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Hi List,

Yet another new release of ICU4Lua. First of all, this one is based on
ICU 4.2, instead of 4.0 as in previous versions.

The LuaForge files:

I made a change to the matching engine used by icu.ustring.match,
icu.utf8.match et al. By default, the character sets are still only in ASCII.
For example, %a matches only [a-zA-Z]. To match the full Unicode set of
letters, use %!a instead. This applies to all the other character classes as
well - prepend an exclamation mark to the character set letter to use the
Unicode version.

Below is a brief overview of the ICU functionality now wrapped by ICU4Lua. It
does not list all functions, just a subset of the most notable new ones. More
complete documentation is included in the release files.


icu.convert(string, current_encoding, new_encoding)
    Convert a Lua string encoded in one encoding to another.

    The name of the default codepage as detected by ICU.

    Open a collator for the given locale, which must be a Lua string
      (e.g. "de").
    If the collator could not be opened, returns nil and an error message.

icu.collator.strength(col[, new_value])
    Either sets the strength of the collator, or returns the current strength
      setting if no new value is given.
    Valid strength values are:

icu.collator.lessthan(col, a, b)
icu.collator.lessorequal(col, a, b)
icu.collator.equals(col, a, b)
    Functions for comparing ustrings a and b with the given collator.

    Open a StringPrep profile object. type can be one of:

icu.stringprep.prepare(profile, ustr)
    Prepare the given ustring according to the StringPrep profile.
    Returns either the prepared ustring, or nil and an error message.

    International Domain Names for Applications transformation. All take
    and return a ustring. toascii and tounicode are for converting
    individual domain labels (e.g. "www", "lua" or "org") while
    idntoascii and idntounicode are for full domain names ("").

Regular Expressions
icu.regex.compile(pattern[, flags])
    Creates a new compiled regex pattern object. For details on the syntax
      supported by ICU, see <>
    pattern can be a ustring or a Lua string. If a Lua string, it is expected
      to be encoded in the default codepage.
    Supported flags include:
        i  (Case insensitive)
        x  (Comments mode)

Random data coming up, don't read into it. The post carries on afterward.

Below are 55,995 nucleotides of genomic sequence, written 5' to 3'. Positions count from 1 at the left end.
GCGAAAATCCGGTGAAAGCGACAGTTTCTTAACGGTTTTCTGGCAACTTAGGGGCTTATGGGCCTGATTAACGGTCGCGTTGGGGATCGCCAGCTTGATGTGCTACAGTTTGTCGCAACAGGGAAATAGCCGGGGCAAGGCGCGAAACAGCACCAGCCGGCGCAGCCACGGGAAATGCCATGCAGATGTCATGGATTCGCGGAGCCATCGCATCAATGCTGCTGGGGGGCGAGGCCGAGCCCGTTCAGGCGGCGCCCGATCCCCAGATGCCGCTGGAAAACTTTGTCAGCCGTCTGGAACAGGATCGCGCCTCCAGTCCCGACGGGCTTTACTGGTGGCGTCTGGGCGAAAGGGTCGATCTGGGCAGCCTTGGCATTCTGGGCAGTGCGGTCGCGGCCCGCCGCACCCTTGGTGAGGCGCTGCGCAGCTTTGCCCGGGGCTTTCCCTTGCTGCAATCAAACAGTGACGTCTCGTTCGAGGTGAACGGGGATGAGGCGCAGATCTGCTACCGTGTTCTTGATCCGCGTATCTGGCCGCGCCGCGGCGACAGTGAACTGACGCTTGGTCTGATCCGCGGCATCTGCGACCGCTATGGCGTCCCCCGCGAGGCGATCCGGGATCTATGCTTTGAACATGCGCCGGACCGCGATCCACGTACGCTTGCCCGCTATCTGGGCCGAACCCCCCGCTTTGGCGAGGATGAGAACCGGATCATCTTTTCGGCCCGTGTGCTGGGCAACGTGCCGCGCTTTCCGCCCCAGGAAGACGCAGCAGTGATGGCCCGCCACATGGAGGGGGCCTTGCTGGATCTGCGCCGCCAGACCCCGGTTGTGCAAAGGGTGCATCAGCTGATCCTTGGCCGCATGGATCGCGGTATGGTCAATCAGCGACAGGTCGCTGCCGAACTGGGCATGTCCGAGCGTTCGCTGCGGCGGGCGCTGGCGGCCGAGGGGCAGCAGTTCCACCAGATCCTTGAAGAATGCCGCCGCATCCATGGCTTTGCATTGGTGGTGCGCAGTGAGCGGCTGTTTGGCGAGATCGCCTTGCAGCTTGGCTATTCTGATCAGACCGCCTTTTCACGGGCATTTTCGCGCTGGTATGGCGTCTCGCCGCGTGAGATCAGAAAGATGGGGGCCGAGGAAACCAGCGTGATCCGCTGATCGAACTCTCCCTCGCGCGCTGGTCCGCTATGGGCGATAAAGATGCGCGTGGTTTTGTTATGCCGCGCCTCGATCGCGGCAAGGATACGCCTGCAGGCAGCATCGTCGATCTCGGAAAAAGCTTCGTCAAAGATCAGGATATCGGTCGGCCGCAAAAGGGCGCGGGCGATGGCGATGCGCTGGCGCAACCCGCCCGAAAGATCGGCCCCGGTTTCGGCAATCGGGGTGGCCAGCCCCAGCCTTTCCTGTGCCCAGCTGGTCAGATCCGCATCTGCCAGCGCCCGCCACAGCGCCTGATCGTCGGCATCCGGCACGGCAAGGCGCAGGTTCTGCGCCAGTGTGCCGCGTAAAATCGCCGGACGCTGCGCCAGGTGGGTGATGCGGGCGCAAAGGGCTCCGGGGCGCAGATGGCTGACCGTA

s  (The dot '.' matches all characters including new lines)
        m  (Multiline mode)

icu.regex.match(regex, text[, start_index])
    Find the first place where the regex matches the given text, optionally
      starting the search at the given start index (one-based).
    The returned value is either false if no match was found, or a match
      object that contains these named fields:
    * value: The matching substring, as a ustring
    * start,
    * stop: Substring indices in the source text (one-based, inclusive)
    ...also, match[1] to match[n] are captures within the match, which have
      the same named fields. match[0] is the match itself again.

icu.regex.gmatch(regex, text)
    Returns an iterator over all of the matches found for a compiled regular
      expression, designed to be used in a for-loop:

    for match in icu.regex.gmatch(myRegex, inputText) do
        -- the "match" object is the same as described in the documentation
        -- for icu.regex.match()

icu.regex.replace(regex, text, replacement)
    Find all places where the given regular expression matches in text,
      replace them with a new value, and return the result.
    text must be a ustring, and replacement must be one of the following:-
    * A ustring. You can use $0, $1, $2 etc to use captured substrings from
      the match (and $$ for a literal dollar sign).
    * A table. It will be indexed with the entire matching substring (as a
      ustring), and the value found must be either a new ustring or nil/false.
    * A function. It will be called with a single parameter, a match object
      as described in the documentation for icu.regex.match(). It must
      return either a ustring or nil/false.

icu.regex.split(regex, text[, maximum])
    Returns an array of the substrings found by splitting text (which must be
      a ustring) using the given regex, with an optional maximum number of


That's it for now, thanks for reading.